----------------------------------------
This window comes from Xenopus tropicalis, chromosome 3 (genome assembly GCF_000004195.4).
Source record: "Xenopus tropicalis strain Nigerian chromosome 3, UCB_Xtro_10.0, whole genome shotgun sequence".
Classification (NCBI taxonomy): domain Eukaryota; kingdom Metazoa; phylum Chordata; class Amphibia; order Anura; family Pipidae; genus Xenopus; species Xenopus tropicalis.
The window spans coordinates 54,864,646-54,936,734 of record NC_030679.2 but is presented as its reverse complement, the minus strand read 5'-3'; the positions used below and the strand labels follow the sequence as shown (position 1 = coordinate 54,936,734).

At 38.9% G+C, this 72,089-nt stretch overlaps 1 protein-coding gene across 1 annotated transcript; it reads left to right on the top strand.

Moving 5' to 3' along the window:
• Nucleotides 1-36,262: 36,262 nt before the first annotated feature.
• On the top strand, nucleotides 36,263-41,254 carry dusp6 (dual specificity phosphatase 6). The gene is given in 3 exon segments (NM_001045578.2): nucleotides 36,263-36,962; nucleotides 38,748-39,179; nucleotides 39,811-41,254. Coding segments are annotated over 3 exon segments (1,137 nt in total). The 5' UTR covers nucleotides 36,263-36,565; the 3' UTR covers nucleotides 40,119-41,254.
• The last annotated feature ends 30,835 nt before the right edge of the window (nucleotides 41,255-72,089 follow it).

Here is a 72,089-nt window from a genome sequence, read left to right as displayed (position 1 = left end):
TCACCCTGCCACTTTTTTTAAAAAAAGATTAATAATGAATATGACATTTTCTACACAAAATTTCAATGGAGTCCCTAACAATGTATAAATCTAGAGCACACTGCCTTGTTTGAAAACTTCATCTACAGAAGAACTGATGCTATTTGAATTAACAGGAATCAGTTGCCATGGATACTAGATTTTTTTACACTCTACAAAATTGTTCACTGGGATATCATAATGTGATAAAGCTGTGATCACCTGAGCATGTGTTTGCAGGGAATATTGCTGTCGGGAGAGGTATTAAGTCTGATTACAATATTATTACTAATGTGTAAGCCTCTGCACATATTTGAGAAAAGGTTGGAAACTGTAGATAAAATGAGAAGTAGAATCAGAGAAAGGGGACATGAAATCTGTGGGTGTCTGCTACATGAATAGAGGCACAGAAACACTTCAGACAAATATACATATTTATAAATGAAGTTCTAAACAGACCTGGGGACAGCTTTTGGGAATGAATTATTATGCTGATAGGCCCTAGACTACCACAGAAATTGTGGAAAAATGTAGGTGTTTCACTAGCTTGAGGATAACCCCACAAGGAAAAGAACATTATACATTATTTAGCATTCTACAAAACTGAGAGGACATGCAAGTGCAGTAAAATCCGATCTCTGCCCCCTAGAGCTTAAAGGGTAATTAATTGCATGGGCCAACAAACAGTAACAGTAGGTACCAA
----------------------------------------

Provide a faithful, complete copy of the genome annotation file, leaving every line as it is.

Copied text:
This window comes from Xenopus tropicalis, chromosome 3 (genome assembly GCF_000004195.4).
Source record: "Xenopus tropicalis strain Nigerian chromosome 3, UCB_Xtro_10.0, whole genome shotgun sequence".
Classification (NCBI taxonomy): domain Eukaryota; kingdom Metazoa; phylum Chordata; class Amphibia; order Anura; family Pipidae; genus Xenopus; species Xenopus tropicalis.
The window spans coordinates 54,864,646-54,936,734 of record NC_030679.2 but is presented as its reverse complement, the minus strand read 5'-3'; the positions used below and the strand labels follow the sequence as shown (position 1 = coordinate 54,936,734).

At 38.9% G+C, this 72,089-nt stretch overlaps 1 protein-coding gene across 1 annotated transcript; it reads left to right on the top strand.

Moving 5' to 3' along the window:
• Nucleotides 1-36,262: 36,262 nt before the first annotated feature.
• On the top strand, nucleotides 36,263-41,254 carry dusp6 (dual specificity phosphatase 6). The gene is given in 3 exon segments (NM_001045578.2): nucleotides 36,263-36,962; nucleotides 38,748-39,179; nucleotides 39,811-41,254. Coding segments are annotated over 3 exon segments (1,137 nt in total). The 5' UTR covers nucleotides 36,263-36,565; the 3' UTR covers nucleotides 40,119-41,254.
• The last annotated feature ends 30,835 nt before the right edge of the window (nucleotides 41,255-72,089 follow it).

Here is a 72,089-nt window from a genome sequence, read left to right as displayed (position 1 = left end):
TCACCCTGCCACTTTTTTTAAAAAAAGATTAATAATGAATATGACATTTTCTACACAAAATTTCAATGGAGTCCCTAACAATGTATAAATCTAGAGCACACTGCCTTGTTTGAAAACTTCATCTACAGAAGAACTGATGCTATTTGAATTAACAGGAATCAGTTGCCATGGATACTAGATTTTTTTACACTCTACAAAATTGTTCACTGGGATATCATAATGTGATAAAGCTGTGATCACCTGAGCATGTGTTTGCAGGGAATATTGCTGTCGGGAGAGGTATTAAGTCTGATTACAATATTATTACTAATGTGTAAGCCTCTGCACATATTTGAGAAAAGGTTGGAAACTGTAGATAAAATGAGAAGTAGAATCAGAGAAAGGGGACATGAAATCTGTGGGTGTCTGCTACATGAATAGAGGCACAGAAACACTTCAGACAAATATACATATTTATAAATGAAGTTCTAAACAGACCTGGGGACAGCTTTTGGGAATGAATTATTATGCTGATAGGCCCTAGACTACCACAGAAATTGTGGAAAAATGTAGGTGTTTCACTAGCTTGAGGATAACCCCACAAGGAAAAGAACATTATACATTATTTAGCATTCTACAAAACTGAGAGGACATGCAAGTGCAGTAAAATCCGATCTCTGCCCCCTAGAGCTTAAAGGGTAATTAATTGCATGGGCCAACAAACAGTAACAGTAGGTACCAA